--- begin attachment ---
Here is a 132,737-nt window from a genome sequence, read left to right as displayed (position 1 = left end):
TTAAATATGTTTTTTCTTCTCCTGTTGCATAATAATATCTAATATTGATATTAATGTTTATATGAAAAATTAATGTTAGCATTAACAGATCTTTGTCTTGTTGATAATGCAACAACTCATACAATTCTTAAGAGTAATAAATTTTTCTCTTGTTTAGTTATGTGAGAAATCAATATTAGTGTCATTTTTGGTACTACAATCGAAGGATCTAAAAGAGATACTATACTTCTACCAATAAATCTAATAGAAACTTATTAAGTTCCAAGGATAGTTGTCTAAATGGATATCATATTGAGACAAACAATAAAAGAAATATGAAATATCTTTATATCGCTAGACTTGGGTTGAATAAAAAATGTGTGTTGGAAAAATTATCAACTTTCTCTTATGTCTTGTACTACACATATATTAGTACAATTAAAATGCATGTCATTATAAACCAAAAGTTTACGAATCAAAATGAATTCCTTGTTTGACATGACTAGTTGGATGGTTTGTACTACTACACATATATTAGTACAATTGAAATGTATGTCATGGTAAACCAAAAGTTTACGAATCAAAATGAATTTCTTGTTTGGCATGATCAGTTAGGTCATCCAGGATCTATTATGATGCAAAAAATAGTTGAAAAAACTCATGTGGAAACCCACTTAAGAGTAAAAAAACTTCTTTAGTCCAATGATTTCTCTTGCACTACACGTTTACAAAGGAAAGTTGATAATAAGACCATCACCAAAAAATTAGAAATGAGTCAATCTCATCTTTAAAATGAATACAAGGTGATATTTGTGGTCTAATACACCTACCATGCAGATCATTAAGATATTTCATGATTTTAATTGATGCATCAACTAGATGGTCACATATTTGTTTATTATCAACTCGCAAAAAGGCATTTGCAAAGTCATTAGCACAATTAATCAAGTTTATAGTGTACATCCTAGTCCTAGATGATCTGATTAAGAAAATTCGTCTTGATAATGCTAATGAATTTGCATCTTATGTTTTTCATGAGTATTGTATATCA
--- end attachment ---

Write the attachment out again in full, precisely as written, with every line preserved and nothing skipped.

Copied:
Here is a 132,737-nt window from a genome sequence, read left to right as displayed (position 1 = left end):
TTAAATATGTTTTTTCTTCTCCTGTTGCATAATAATATCTAATATTGATATTAATGTTTATATGAAAAATTAATGTTAGCATTAACAGATCTTTGTCTTGTTGATAATGCAACAACTCATACAATTCTTAAGAGTAATAAATTTTTCTCTTGTTTAGTTATGTGAGAAATCAATATTAGTGTCATTTTTGGTACTACAATCGAAGGATCTAAAAGAGATACTATACTTCTACCAATAAATCTAATAGAAACTTATTAAGTTCCAAGGATAGTTGTCTAAATGGATATCATATTGAGACAAACAATAAAAGAAATATGAAATATCTTTATATCGCTAGACTTGGGTTGAATAAAAAATGTGTGTTGGAAAAATTATCAACTTTCTCTTATGTCTTGTACTACACATATATTAGTACAATTAAAATGCATGTCATTATAAACCAAAAGTTTACGAATCAAAATGAATTCCTTGTTTGACATGACTAGTTGGATGGTTTGTACTACTACACATATATTAGTACAATTGAAATGTATGTCATGGTAAACCAAAAGTTTACGAATCAAAATGAATTTCTTGTTTGGCATGATCAGTTAGGTCATCCAGGATCTATTATGATGCAAAAAATAGTTGAAAAAACTCATGTGGAAACCCACTTAAGAGTAAAAAAACTTCTTTAGTCCAATGATTTCTCTTGCACTACACGTTTACAAAGGAAAGTTGATAATAAGACCATCACCAAAAAATTAGAAATGAGTCAATCTCATCTTTAAAATGAATACAAGGTGATATTTGTGGTCTAATACACCTACCATGCAGATCATTAAGATATTTCATGATTTTAATTGATGCATCAACTAGATGGTCACATATTTGTTTATTATCAACTCGCAAAAAGGCATTTGCAAAGTCATTAGCACAATTAATCAAGTTTATAGTGTACATCCTAGTCCTAGATGATCTGATTAAGAAAATTCGTCTTGATAATGCTAATGAATTTGCATCTTATGTTTTTCATGAGTATTGTATATCA